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Continuous Positive Airway Pressure (CPAP) - airway management

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Principles of airway management

  • To maintain optimal airway patency
  • Indications
    - Increased secretions
    - Increased respiratory effort
    - Increasing oxygen requirement
    - Increasing respiratory distress
    - Increasing apnoea
  • Equipment required
    - Suction catheter sizes 7, 8 or 10
    - Normal saline (only required for tenacious secretions)
    - Gloves
    - Suction tubing and trap
  • Suction pressure should be set at 100-150mmHg
  • Frequency of suctioning will depend on the condition of the baby
  • Symptomatic infants, on CPAP, suction pre-feed at least 2-4 hourly or more often if required (see indicators).
  • Stable infants, on CPAP, suctioned at least 6 hourly or more if required.
  • After discontinuing CPAP, suction the baby at least 6 hourly or more frequently if symptomatic, for the first 24 hours. Then as required for airway maintenance.

Process

 Step  Action  Management
1
  • Collect all equipment necessary.
  • Attach suction catheter (have saline warmed and opened for use if required).
  • Ensure oxygen supply or anaesthetic bag is within reach if needed. 
Preparation ensures the least time disconnected from CPAP for baby. 
Pre-oxygenate baby if required or give blow-by oxygen during suctioning. Used where baby desaturates rapidly without CPAP.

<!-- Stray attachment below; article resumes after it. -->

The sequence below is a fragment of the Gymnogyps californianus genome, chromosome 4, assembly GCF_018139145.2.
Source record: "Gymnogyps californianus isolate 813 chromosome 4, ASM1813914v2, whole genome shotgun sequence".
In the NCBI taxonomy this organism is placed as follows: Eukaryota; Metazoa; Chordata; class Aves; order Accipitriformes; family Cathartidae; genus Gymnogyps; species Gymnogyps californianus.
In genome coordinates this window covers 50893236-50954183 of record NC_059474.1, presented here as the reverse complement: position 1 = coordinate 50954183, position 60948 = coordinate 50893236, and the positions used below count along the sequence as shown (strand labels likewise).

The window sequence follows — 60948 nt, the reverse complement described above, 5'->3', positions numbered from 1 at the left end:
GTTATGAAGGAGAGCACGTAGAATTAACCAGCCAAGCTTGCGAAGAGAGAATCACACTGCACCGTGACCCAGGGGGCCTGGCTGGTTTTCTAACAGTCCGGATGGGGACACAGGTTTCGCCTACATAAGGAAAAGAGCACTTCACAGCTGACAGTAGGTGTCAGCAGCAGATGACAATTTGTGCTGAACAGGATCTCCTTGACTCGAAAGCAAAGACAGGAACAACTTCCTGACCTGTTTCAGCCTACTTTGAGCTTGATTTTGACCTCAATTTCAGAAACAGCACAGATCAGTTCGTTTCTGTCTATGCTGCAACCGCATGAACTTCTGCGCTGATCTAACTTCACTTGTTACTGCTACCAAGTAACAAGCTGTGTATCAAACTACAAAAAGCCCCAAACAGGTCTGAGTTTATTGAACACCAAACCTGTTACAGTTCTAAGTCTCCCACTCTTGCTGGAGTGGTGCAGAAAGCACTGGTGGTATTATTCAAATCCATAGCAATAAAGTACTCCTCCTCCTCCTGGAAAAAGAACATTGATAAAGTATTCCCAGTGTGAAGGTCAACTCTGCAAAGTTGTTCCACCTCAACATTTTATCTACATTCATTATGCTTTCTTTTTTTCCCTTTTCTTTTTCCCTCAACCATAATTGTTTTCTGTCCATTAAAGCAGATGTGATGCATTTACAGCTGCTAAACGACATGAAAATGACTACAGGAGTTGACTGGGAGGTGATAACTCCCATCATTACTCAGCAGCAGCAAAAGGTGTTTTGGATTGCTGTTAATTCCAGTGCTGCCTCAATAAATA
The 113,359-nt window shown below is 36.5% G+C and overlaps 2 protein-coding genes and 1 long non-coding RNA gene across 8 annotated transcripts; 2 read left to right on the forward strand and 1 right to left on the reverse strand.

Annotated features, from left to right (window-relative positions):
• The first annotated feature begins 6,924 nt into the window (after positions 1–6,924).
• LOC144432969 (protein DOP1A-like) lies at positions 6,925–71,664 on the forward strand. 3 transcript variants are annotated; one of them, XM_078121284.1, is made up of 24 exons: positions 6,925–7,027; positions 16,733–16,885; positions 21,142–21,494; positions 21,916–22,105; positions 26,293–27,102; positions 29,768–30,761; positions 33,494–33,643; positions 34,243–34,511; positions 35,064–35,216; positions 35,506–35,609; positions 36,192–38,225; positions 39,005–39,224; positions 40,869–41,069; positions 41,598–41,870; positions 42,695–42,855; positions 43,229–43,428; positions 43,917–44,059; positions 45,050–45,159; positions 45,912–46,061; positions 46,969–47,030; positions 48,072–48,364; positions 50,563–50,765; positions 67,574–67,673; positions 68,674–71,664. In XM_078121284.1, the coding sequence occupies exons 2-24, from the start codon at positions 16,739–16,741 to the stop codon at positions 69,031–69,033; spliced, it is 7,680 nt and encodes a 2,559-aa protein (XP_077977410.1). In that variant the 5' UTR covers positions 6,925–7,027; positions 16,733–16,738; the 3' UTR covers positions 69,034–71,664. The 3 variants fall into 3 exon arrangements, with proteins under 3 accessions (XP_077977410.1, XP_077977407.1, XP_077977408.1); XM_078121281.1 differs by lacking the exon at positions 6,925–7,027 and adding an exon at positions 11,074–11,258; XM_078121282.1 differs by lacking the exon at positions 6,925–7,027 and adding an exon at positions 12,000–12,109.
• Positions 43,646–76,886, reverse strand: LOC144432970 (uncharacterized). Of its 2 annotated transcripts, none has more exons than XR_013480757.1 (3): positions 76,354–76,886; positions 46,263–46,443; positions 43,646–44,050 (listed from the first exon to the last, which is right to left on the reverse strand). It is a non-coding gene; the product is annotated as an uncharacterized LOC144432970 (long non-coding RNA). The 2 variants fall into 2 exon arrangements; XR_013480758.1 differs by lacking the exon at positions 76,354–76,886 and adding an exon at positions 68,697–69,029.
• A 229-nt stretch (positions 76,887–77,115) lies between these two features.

Suction mouth first only if required.  Lubricate catheter with oral secretions
  • Measure from nose to pinna of ear.
  • Add half that distance to measurement already obtained. 
This is a rough estimate to ensure the catheter passes far enough into the airway to clear the secretions. 
Remove prongs from nose instill 2 drops or 0.2ml normal saline into each nostril if required for thick secretions.
This is not a routine procedure. 
This helps to loosen secretion and aid suctioning.
No more than required drops are needed, as any excess will only be swallowed by baby or lie in oropharynx. 
  • Suction down each nostril. Go down to predetermined distance.
  • Apply suction and hold there for a few seconds prior to removing, slowly twisting as you come out.
Allows time for secretions to be suctioned.
  • Length of time for each suctioning will depend on the infant's condition.
  • Baby should be suctioned at least twice down each nostril.
Excessive suctioning can cause deterioration in baby's condition. CPAP prongs can be reinserted and suction repeated when baby stable again.